After graduating from the University of Pennsylvania with Bachelor's degrees in History and Spanish, I went on to pursue a PhD in Latin American History at the University of Michigan. I had studied abroad in Buenos Aires, Argentina as an undergraduate, and was fascinated with the way people there talked about race. Despite being impressively informed about the racism that defined so much of the US's history and culture (and expressed a genuine sense of outrage about those things), they were generally unwilling to acknowledge the racism that defined so much of their own country's history and culture, or that of Latin America more generally. So I went to grad school with the idea for a dissertation focused on race in modern Latin America, but somewhere along the way I became enthralled with the history of slavery.
My dissertation mapped the study of slavery onto the study of material culture, in order to examine the relationship between clothing and status in Lima, Peru, an ethnically diverse, urban slaveholding society that was the seat of Spanish imperial authority in South America.I built on this early work for my book, Exquisite Slaves: Race, Clothing, and Status in Colonial Peru (which is currently in production with Cambridge University Press), I examine how slaves in a wealthy urban center used elegant clothing as a language for expressing myriad attitudes about gender and status. Exquisite Slaves draws on traditional historical research methods, visual studies, feminist theory, and material culture scholarship, in order to argue that clothing was an emblem of the not only the reach but also the limits of slaveholders’ power and racial domination in Lima.
My other scholarly writing reflects a broader concern with gender, race, and slavery in Peru. In an article entitled, “‘He outfitted his family in notable decency’: Slavery, Honour, and Dress in Eighteenth-Century Lima, Peru” (Slavery and Abolition: A Journal of Slave and Post-slave Studies 30, no. 3, September 2009), which is based on my dissertation, I examine male slaves’ practices of stealing clothing to distribute to lovers, family members, and other social intimates. I suggest that this kind of gift-giving allowed male slaves to act as heads of households even when they could not reside with their families; and, second, that as recipients of stolen clothing, female slaves were able to dress and comport themselves according to contemporary feminine ideals. More recently, I published “‘Blanconas Sucias and Putas Putonas’: Women, Social Conflict, and the Power of Words in Late-Colonial Lima, Peru” (Gender & History 27, no. 1, April 2015), and “The Queen of los Congos: Slavery, Gender, and Confraternity in Colonial Lima, Peru” (Journal of Family History 40, no. 3, July 2015), both of which draw upon court records to show how African-descent women carved out spaces for challenging race- and gender-based hierarchies. In “‘Blanconas Sucias and Putas Putonas,’ I argue that African-descent women deployed sex- and sexuality-based insults to undermine Spanish women’s sense of superiority. And in “The Queen of los Congos,” I show how enslaved women used their roles in confraternities to secure privileges and prestige that were ordinarily out of their reach.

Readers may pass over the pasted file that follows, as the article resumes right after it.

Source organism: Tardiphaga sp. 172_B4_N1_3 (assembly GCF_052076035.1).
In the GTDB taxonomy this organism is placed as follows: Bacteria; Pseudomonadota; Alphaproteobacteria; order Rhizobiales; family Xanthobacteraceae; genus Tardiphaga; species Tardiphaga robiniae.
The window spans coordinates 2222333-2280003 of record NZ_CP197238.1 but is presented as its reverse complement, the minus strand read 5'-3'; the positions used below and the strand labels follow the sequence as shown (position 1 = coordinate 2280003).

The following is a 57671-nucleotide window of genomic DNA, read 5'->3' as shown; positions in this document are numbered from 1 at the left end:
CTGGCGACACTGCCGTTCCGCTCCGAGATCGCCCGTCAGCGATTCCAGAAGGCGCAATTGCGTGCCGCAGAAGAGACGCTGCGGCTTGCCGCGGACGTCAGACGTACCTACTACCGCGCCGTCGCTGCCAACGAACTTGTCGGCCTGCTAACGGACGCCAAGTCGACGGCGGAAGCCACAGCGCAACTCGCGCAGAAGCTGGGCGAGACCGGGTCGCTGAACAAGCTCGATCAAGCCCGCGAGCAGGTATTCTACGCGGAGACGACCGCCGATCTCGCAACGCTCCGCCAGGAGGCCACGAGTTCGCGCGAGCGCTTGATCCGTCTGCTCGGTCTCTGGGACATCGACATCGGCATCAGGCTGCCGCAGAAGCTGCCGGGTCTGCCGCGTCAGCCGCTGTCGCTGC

I'm currently at work on two new book projects that place Peru within broader frameworks. The first is Slavery and the South Sea, which focuses on the part of the Pacific Ocean that connected East Asia to Central and South America. This work seeks to show that, beyond counting among the valuable commodities that circulated on merchant ships, enslaved men, women, and children played instrumental roles in both protecting and pillaging the wealth that abounded in the region. In detailing their diverse experiences, the project lays claim to the sea as not just the beginning of Africans’ history in Spanish America, but as constitutive of it as well.
The second project focuses on race, gender, and artistic representation the Andes. It examines portraits and paintings from the colonial era, nineteenth-century photography, and contemporary iconography, in order to highlight the extent to which the region’s visual culture has long hinged on conspicuous displays of black, servile bodies. An article based on early-stage research is scheduled to appear in an upcoming issue of Souls: A Critical Journal of Black Politics, Society, and Culture. The article focuses, in part, on a photograph that accompanied a 2011 article in Hola! Magazine. In it, several members of a wealthy and connected Colombian family pose on the terrace of their expansive estate overlooking the Valley of Cauca, along with two unnamed Afro-Colombian maids dressed in all-white uniforms and holding serving trays. I argue that the image adheres to and calls forth a visual tradition that dates back to the region’s slaveholding past, when masters and slaves – in Ecuador, Peru, and Colombia – appeared in various genres of portraiture that were intended to showcase the formers’ wealth, status, and prestige. In analyzing several such images and the conditions that gave rise to them, the chapter sets an agenda for centering people of African descent within the study of Andean visual culture.
My work has received generous support from several institutions, including the Ford Foundation, the Woodrow Wilson Foundation, the American Association of University Women. During the 2016-2017 academic year, I will be a Visiting Scholar at the Americas Center at the University of Virginia, and in July 2017 I will join the Department of History at the University of Toronto.